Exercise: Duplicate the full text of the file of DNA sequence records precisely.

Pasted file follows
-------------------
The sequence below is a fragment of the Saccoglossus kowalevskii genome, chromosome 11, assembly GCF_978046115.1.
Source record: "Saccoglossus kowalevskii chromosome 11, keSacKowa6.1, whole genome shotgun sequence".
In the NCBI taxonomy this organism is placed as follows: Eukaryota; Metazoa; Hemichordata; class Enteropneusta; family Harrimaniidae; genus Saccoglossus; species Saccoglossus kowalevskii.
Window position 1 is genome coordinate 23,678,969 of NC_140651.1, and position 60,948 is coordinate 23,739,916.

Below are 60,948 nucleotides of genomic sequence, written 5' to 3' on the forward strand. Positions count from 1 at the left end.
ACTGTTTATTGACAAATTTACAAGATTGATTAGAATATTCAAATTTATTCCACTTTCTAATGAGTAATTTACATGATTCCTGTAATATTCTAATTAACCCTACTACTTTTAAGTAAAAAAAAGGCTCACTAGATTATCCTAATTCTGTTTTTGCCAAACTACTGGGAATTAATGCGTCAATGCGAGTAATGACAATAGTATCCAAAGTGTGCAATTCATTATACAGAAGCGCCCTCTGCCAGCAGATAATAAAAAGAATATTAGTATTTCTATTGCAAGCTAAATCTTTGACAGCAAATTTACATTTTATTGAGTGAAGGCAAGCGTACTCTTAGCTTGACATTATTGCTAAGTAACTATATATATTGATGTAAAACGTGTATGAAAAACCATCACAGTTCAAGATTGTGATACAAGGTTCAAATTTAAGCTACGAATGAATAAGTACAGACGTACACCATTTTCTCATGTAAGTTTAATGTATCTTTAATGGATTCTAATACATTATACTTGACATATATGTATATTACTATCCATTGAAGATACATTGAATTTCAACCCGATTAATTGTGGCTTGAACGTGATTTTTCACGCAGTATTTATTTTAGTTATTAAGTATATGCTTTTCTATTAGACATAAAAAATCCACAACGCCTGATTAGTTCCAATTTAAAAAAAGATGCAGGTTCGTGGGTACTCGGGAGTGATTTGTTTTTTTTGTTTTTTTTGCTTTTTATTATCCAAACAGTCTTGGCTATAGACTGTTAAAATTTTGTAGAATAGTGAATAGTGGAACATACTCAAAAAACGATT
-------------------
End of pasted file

The sequence below is a fragment of the Saccoglossus kowalevskii genome, chromosome 11, assembly GCF_978046115.1.
Source record: "Saccoglossus kowalevskii chromosome 11, keSacKowa6.1, whole genome shotgun sequence".
In the NCBI taxonomy this organism is placed as follows: Eukaryota; Metazoa; Hemichordata; class Enteropneusta; family Harrimaniidae; genus Saccoglossus; species Saccoglossus kowalevskii.
Window position 1 is genome coordinate 23,678,969 of NC_140651.1, and position 60,948 is coordinate 23,739,916.

Below are 60,948 nucleotides of genomic sequence, written 5' to 3' on the forward strand. Positions count from 1 at the left end.
ACTGTTTATTGACAAATTTACAAGATTGATTAGAATATTCAAATTTATTCCACTTTCTAATGAGTAATTTACATGATTCCTGTAATATTCTAATTAACCCTACTACTTTTAAGTAAAAAAAAGGCTCACTAGATTATCCTAATTCTGTTTTTGCCAAACTACTGGGAATTAATGCGTCAATGCGAGTAATGACAATAGTATCCAAAGTGTGCAATTCATTATACAGAAGCGCCCTCTGCCAGCAGATAATAAAAAGAATATTAGTATTTCTATTGCAAGCTAAATCTTTGACAGCAAATTTACATTTTATTGAGTGAAGGCAAGCGTACTCTTAGCTTGACATTATTGCTAAGTAACTATATATATTGATGTAAAACGTGTATGAAAAACCATCACAGTTCAAGATTGTGATACAAGGTTCAAATTTAAGCTACGAATGAATAAGTACAGACGTACACCATTTTCTCATGTAAGTTTAATGTATCTTTAATGGATTCTAATACATTATACTTGACATATATGTATATTACTATCCATTGAAGATACATTGAATTTCAACCCGATTAATTGTGGCTTGAACGTGATTTTTCACGCAGTATTTATTTTAGTTATTAAGTATATGCTTTTCTATTAGACATAAAAAATCCACAACGCCTGATTAGTTCCAATTTAAAAAAAGATGCAGGTTCGTGGGTACTCGGGAGTGATTTGTTTTTTTTGTTTTTTTTGCTTTTTATTATCCAAACAGTCTTGGCTATAGACTGTTAAAATTTTGTAGAATAGTGAATAGTGGAACATACTCAAAAAACGATT